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What Sparked the Yan Zhou Unrest? China's Information Deficit in the Spotlight

Photo circulated on social media (via Epoch Times)

Photo circulated on social media (via Epoch Times)

The video below shows angry crowds turning over two police vehicles while police officers from Yan Zhou city in Shandong province escorted a woman from a crime scene June 8.

What made hundreds of people so angry? Why was their rage directed towards police?

The Shandong police released a report via their official Weibo and major state-affiliated media outlets, saying the uproar was caused by a misunderstanding related to a quarrel between two women, while the majority of Chinese netizens had a different explanation of events.

The popularly accepted version of the story runs somewhat like this: Around 9 pm on June 8, four “kidnappers” attempted to steal a three-year-old kid from his mother near a residential neighbourhood in Yan Zhou.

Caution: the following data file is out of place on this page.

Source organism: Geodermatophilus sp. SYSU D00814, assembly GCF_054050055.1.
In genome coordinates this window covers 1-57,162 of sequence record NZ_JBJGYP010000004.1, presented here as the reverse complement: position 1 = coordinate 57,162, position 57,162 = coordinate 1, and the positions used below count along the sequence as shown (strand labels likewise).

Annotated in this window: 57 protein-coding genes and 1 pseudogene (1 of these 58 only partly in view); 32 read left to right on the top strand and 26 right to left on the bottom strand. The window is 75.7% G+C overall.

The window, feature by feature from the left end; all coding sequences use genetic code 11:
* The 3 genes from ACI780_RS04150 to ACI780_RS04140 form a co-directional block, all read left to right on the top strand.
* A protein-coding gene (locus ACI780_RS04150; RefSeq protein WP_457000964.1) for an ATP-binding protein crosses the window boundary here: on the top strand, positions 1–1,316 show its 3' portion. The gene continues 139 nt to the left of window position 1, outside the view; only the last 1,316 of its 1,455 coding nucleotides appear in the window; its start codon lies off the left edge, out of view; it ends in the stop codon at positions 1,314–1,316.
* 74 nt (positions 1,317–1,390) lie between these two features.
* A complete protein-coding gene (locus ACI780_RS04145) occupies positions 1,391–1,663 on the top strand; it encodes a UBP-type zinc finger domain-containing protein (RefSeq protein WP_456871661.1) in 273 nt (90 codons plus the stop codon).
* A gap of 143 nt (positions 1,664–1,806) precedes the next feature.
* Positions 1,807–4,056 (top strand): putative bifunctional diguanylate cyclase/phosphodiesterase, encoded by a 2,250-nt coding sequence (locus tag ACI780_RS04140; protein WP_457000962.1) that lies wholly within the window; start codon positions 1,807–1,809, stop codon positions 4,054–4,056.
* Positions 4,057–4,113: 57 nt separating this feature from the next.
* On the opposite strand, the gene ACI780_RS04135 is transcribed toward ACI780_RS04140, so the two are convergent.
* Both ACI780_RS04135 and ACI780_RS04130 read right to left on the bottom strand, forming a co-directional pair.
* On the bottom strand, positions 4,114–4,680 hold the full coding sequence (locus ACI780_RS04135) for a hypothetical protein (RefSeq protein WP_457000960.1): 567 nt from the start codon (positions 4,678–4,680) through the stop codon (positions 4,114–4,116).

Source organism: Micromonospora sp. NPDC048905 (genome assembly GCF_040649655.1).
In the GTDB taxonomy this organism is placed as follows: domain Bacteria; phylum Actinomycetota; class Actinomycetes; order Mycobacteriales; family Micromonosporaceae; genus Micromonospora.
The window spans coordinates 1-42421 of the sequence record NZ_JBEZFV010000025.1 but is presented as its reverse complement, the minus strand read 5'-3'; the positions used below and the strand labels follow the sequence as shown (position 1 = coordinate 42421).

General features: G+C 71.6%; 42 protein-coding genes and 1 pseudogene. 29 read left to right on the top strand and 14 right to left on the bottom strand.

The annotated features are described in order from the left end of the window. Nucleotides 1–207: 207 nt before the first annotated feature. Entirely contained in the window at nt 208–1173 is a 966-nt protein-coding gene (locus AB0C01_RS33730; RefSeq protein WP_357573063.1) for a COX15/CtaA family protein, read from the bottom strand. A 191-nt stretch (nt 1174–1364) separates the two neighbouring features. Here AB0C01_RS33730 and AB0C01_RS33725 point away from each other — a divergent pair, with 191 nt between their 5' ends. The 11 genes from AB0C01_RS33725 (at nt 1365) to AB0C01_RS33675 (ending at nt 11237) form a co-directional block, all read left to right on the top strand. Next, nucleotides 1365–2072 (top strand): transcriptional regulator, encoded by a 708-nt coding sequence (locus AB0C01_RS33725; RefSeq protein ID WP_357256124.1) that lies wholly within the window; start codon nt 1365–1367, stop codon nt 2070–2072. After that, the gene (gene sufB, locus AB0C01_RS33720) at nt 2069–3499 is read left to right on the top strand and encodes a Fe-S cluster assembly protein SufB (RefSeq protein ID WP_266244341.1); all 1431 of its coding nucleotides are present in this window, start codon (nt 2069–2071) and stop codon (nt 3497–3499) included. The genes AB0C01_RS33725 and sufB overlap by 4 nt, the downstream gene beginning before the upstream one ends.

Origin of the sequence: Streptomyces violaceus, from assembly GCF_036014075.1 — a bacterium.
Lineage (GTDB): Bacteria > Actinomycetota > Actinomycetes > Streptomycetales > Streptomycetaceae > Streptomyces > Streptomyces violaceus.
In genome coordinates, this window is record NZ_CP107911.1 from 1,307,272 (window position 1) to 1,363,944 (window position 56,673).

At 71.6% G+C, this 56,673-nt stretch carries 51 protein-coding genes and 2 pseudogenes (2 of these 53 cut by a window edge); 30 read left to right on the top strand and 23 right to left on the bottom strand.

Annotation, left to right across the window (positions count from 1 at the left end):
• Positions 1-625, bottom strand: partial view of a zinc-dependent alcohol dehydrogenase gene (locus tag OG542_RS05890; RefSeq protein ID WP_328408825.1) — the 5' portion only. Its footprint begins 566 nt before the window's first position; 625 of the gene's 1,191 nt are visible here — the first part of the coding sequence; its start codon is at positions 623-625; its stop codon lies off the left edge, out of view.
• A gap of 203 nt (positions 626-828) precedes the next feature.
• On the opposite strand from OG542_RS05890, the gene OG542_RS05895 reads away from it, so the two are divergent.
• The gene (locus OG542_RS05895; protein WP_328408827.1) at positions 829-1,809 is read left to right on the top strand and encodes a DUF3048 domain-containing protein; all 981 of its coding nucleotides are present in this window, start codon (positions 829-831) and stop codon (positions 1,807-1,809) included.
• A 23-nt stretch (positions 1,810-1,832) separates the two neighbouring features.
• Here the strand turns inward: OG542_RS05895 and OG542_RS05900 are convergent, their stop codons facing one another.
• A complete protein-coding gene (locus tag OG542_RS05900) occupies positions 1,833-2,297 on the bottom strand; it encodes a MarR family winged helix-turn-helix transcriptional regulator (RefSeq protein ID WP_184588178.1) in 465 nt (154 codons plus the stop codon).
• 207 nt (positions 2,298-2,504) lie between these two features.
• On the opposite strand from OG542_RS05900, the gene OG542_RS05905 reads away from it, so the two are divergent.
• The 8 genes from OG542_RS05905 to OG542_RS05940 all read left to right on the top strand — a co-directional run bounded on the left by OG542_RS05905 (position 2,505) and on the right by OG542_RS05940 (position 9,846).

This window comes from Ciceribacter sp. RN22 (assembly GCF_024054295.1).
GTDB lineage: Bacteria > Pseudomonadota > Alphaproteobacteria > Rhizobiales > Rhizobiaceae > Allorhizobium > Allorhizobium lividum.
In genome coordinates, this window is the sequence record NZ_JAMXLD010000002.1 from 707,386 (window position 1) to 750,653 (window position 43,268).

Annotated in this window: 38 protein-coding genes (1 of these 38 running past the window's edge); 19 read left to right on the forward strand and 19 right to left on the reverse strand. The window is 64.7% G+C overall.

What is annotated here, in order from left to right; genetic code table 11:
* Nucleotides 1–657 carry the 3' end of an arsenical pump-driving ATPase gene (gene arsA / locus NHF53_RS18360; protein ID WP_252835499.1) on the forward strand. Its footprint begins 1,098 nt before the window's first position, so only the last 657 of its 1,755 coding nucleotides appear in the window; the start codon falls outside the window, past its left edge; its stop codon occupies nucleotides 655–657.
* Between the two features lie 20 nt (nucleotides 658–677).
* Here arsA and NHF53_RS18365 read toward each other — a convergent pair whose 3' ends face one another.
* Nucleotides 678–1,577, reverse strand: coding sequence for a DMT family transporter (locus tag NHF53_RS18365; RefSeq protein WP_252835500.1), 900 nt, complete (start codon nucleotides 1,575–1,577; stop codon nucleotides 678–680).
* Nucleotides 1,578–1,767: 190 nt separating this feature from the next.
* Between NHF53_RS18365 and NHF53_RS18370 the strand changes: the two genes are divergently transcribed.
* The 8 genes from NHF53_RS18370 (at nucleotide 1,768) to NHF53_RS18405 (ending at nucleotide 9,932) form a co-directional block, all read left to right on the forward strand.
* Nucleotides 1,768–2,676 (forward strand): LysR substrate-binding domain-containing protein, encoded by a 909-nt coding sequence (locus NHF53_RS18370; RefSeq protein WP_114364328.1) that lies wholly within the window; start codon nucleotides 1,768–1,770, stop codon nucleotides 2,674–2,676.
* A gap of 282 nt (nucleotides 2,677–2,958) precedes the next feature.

Residents thwarted the “kidnappers”, detaining one woman on the spot while they awaited police.

The crowd quickly determined that the woman suspect, a Han Chinese, was from Xinjiang, a region often associated with criminal activity and separatism in public discourse.

In one of the viral videos of the incident that surfaced on social media, a woman can be heard being questioned by an aggressive crowd and saying: “I haven't yet stolen [the kid]” (我又没偷成).

The video was widely cited as evidence the incident the crowd was responding to was a failed kidnapping. It was later deleted.

(New York-based Chinese-language broadcaster NTDTV used footage from the video clip in their news report).